excellent edition 24 Aug. 2004
By Tron Honto - Published on Amazon.com
Though only a sparse number of Medieval Muslim thinkers are familiar to Western readers, al-Ghazali is likely to be one of the most often mentioned names as THE representative classical intellectual of Sunni Islam. Not too rarely is he compared with the Christian intellectual giant, St. Augustine. This is not an inaccurate portrait. As such, many curious readers may desire to read something by al-Ghazali in order to sample his thought. This volume might be tempting to some since it is one of his most famous works. I regret to say that I must recommend against it, for although the work itself is a classic, a masterpiece of Islamic scholarship, it is also deeply abstruse. Moreover, there is little that is asserted in the positive sense of al-Ghazali's personal beliefs. Being that the main aim of the work is to show the feebleness and vanity of philosophy to surpass revelation, most of the work can be characterized as principally deconstructive. In this regard, it is as vicious as it is systematic, rigorous and disarming even if the consequences al-Ghazali pointed to, such as atomism and the denial of all forms of causality, appear highly tendentious to all modern currents of thought. All but the most intrepid readers, I fear, may despair at its contents. I wholeheartedly recommend the potential to start elsewhere, such as Deliverance from Error, an autobiographical work.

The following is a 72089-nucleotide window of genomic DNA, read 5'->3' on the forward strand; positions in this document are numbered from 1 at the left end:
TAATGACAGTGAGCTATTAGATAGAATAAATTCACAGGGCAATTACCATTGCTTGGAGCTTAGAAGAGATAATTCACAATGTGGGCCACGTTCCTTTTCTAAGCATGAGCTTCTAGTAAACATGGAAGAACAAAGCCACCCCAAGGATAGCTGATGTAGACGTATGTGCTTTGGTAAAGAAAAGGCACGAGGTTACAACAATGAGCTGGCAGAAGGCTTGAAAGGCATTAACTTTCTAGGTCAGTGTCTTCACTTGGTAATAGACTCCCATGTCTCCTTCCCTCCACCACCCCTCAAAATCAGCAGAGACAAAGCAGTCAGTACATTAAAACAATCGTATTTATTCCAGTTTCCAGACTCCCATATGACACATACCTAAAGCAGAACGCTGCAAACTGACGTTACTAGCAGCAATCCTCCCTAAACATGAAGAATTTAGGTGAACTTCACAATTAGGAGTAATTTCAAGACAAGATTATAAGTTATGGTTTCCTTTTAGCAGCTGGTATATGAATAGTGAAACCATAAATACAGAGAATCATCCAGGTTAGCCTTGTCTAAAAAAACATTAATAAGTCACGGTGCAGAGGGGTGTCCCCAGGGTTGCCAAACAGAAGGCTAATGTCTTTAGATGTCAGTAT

With this caveat in mind, a few words about this edition for the non-initiate. The translation and the editing of the Arabic text are absolutely top-notch, and the parallel placement of the English-Arabic columns are easily followed by those familiar with both languages. Accompanying the text throughout are expository and explanatory notes that are immanently useful for both understanding cross-referencing the text with the works of the likes of Ibn Sina and al-Farabi. The aim of this series to create a parallel of the `Loeb Classics' for Islamic Studies appears to be directly on course.
29 of 32 people found the following review helpful
We need more! 16 Feb. 2006
By Joseph Martin - Published on Amazon.com